Sports betting aids win increase at Tahoe casinos
January 6, 2014
Nevada casinos reported an 11.9 percent increase in total gaming win for November as the state’s non-restricted casinos raked in $875.97 million.
Statewide, the increase was due to an 81 percent increase in Baccarat win — nearly all of it from tables on the Las Vegas Strip, which reported a 22.6 percent increase in total win.
But in the local markets across the state, the reason was a 474 percent increase in the amount casinos won from sports bettors, primarily football.
Gaming Control Board Analyst Mike Lawton said football bets accounted for $355.6 million of the total $490 million wagered on spots. That is the third consecutive monthly record in football bets and is more than $100 million higher than the record set in October.
Lawton said the Carson Valley Area, which includes valley portions of Douglas County as well as the capital, saw a 7.45 percent increase to just over $8 million in November. Game and table win, which includes sports betting, was up 135 percent to $496,000.
While other games drew the total down a bit, strong “21” play added $238,000 to Carson casino coffers while sports bets pumped up the total by an additional $299,000.
The story was similar in Churchill County. The three licensees offering sports bets there reported a 436 percent increase in win to more than $39,000.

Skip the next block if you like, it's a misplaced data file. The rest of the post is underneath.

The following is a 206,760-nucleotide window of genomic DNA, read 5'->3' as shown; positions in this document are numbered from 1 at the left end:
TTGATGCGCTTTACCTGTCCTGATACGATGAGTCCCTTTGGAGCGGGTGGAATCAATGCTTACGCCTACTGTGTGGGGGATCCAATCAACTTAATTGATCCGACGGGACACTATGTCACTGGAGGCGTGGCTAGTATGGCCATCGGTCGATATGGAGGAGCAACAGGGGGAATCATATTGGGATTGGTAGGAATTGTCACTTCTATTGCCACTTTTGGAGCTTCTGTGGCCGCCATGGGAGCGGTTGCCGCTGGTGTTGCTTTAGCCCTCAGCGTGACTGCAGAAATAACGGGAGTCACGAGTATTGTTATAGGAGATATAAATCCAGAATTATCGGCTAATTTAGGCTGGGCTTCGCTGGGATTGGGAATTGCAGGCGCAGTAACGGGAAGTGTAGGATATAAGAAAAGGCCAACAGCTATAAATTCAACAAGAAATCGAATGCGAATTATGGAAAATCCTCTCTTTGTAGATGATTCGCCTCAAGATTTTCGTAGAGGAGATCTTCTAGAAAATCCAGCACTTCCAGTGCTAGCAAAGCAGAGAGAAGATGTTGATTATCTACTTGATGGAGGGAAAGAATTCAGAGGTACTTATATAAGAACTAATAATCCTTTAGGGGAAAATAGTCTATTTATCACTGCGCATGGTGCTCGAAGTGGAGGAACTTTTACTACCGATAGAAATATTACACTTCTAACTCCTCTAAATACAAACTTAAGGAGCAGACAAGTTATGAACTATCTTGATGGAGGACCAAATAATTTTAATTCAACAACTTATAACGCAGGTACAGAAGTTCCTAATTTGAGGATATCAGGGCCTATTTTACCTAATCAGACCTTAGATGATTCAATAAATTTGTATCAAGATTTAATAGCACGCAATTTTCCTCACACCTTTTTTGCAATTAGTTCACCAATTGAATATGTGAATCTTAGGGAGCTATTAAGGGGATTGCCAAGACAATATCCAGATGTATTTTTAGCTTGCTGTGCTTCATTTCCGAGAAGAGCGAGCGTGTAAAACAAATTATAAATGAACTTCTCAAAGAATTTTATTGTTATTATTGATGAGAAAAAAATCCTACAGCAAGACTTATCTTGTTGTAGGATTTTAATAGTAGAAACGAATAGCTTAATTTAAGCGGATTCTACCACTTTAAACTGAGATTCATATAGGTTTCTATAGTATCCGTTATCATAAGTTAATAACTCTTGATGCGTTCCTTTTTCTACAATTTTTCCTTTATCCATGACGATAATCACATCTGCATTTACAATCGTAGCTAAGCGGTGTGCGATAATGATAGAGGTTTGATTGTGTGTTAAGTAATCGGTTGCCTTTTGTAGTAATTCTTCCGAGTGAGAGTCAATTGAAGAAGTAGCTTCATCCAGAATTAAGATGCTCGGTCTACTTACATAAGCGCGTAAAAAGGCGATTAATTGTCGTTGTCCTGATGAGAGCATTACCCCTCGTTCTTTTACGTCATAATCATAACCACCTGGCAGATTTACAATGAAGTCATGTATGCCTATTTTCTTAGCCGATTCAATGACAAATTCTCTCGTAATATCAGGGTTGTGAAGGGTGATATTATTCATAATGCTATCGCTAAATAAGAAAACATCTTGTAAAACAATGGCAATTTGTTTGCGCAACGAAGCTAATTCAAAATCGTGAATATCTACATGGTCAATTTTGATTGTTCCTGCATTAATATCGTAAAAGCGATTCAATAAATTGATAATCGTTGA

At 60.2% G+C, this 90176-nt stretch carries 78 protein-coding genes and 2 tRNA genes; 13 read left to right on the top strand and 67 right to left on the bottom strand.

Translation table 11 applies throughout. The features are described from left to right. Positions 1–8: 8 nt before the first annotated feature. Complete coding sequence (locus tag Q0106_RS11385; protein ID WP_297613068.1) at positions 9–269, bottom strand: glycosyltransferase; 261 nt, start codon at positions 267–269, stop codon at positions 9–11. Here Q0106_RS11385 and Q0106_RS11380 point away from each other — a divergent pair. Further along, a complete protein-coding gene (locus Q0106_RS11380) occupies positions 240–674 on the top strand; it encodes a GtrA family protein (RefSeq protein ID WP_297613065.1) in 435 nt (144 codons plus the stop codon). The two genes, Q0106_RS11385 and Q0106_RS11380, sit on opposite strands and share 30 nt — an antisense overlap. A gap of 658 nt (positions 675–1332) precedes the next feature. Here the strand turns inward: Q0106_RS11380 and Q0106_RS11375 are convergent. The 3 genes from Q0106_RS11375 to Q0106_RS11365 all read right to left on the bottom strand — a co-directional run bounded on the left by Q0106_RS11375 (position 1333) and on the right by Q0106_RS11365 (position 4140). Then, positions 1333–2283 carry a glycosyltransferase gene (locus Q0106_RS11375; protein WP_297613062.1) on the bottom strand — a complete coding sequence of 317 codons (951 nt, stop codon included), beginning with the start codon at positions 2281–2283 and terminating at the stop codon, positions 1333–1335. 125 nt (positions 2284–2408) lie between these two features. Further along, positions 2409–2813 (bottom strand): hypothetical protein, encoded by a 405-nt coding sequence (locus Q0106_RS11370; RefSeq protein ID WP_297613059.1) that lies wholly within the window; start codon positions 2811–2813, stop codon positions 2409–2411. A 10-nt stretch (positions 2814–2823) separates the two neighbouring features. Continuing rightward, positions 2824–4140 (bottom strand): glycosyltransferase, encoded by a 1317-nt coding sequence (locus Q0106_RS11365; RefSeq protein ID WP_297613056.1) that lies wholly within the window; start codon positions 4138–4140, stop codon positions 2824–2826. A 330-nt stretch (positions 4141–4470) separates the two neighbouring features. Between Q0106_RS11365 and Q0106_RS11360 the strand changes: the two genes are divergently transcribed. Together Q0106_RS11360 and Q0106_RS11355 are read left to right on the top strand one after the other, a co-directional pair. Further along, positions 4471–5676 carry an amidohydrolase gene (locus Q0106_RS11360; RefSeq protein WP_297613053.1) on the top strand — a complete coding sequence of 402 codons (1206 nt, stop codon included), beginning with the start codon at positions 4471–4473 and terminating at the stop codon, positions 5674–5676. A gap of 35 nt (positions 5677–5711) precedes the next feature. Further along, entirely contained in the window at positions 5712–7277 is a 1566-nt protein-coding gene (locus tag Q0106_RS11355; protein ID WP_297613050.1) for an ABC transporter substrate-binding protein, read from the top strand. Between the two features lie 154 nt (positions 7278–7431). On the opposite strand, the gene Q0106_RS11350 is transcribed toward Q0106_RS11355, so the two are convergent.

That wasn’t enough, however, to offset the more than 5 percent decrease in slot win, which accounts for more than 90 percent of Churchill’s total gaming. The total of $1,761,000 for the month still fell a bit more than 3 percent short of November 2012’s number.
Overall, South Lake Tahoe’s $17.38 million win total was down 2 percent for the month, but Lawton said the Stateline casinos were up against a very difficult comparison. Last November was up nearly 27 percent over the previous period.
The story was the category dubbed “other games” in Nevada’s smaller markets. That translates to Baccarat, which produced a huge win total in November 2012. Those high-rollers apparently didn’t return this year, leaving the area sharply down in total win.
Sports betting, however, offset a good share of that decrease, coming in 180 percent above a year ago. Slot play also helped, bringing in 25 percent more in winnings this year.
Lawton said it’s a good sign for Tahoe that both slot volume and win are up from a year ago — a sign that regular players are beginning to return to Tahoe resorts.
North Lake Tahoe also did well courtesy of sports bettors, bringing in $236,000 more than a year ago. But slot win, the vast majority of North Shore’s play, was down nearly 30 percent — $420,000 — overall. The result was a total win of just $1.43 million, a 13 percent decrease from November 2012.
Washoe County had one of its best year-over-year increases in a long time, up 14.4 percent overall and led by a 16.7 percent increase in Reno. The county total was $59.47 million, which Lawton attributed in large part to a 9.6 percent increase in visitation this past November.
While sports betting has significant impact in locals markets, Lawton said Baccarat is the key statewide.
“Baccarat is definitely driving our increases,” he said.
Slot winnings, he pointed out, are basically flat compared with 2012, down 1.6 percent through the 11 months of the calendar year. He said that with the economy improving slowly, customers are returning to Southern Nevada.
“But customers wallets are being divided,” he said. “They’re spending in other areas.”
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